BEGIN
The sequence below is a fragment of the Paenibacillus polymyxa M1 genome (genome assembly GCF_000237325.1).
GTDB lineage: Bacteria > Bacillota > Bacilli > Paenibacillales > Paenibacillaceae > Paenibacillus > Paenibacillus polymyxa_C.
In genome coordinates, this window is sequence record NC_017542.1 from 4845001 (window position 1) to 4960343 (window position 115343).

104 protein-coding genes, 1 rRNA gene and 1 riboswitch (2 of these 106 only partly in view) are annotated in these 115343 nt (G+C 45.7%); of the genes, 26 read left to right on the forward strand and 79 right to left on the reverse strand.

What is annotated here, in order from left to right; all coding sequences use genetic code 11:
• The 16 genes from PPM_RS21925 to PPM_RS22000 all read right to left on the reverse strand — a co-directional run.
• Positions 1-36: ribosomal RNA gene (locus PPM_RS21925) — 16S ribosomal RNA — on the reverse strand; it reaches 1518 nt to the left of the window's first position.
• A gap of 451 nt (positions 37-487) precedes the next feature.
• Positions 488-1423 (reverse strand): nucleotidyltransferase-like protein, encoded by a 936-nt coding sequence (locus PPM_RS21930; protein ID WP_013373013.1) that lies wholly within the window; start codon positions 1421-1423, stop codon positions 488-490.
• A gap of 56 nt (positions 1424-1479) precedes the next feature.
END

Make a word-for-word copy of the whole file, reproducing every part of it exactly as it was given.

The sequence below is a fragment of the Paenibacillus polymyxa M1 genome (genome assembly GCF_000237325.1).
GTDB lineage: Bacteria > Bacillota > Bacilli > Paenibacillales > Paenibacillaceae > Paenibacillus > Paenibacillus polymyxa_C.
In genome coordinates, this window is sequence record NC_017542.1 from 4845001 (window position 1) to 4960343 (window position 115343).

104 protein-coding genes, 1 rRNA gene and 1 riboswitch (2 of these 106 only partly in view) are annotated in these 115343 nt (G+C 45.7%); of the genes, 26 read left to right on the forward strand and 79 right to left on the reverse strand.

What is annotated here, in order from left to right; all coding sequences use genetic code 11:
• The 16 genes from PPM_RS21925 to PPM_RS22000 all read right to left on the reverse strand — a co-directional run.
• Positions 1-36: ribosomal RNA gene (locus PPM_RS21925) — 16S ribosomal RNA — on the reverse strand; it reaches 1518 nt to the left of the window's first position.
• A gap of 451 nt (positions 37-487) precedes the next feature.
• Positions 488-1423 (reverse strand): nucleotidyltransferase-like protein, encoded by a 936-nt coding sequence (locus PPM_RS21930; protein ID WP_013373013.1) that lies wholly within the window; start codon positions 1421-1423, stop codon positions 488-490.
• A gap of 56 nt (positions 1424-1479) precedes the next feature.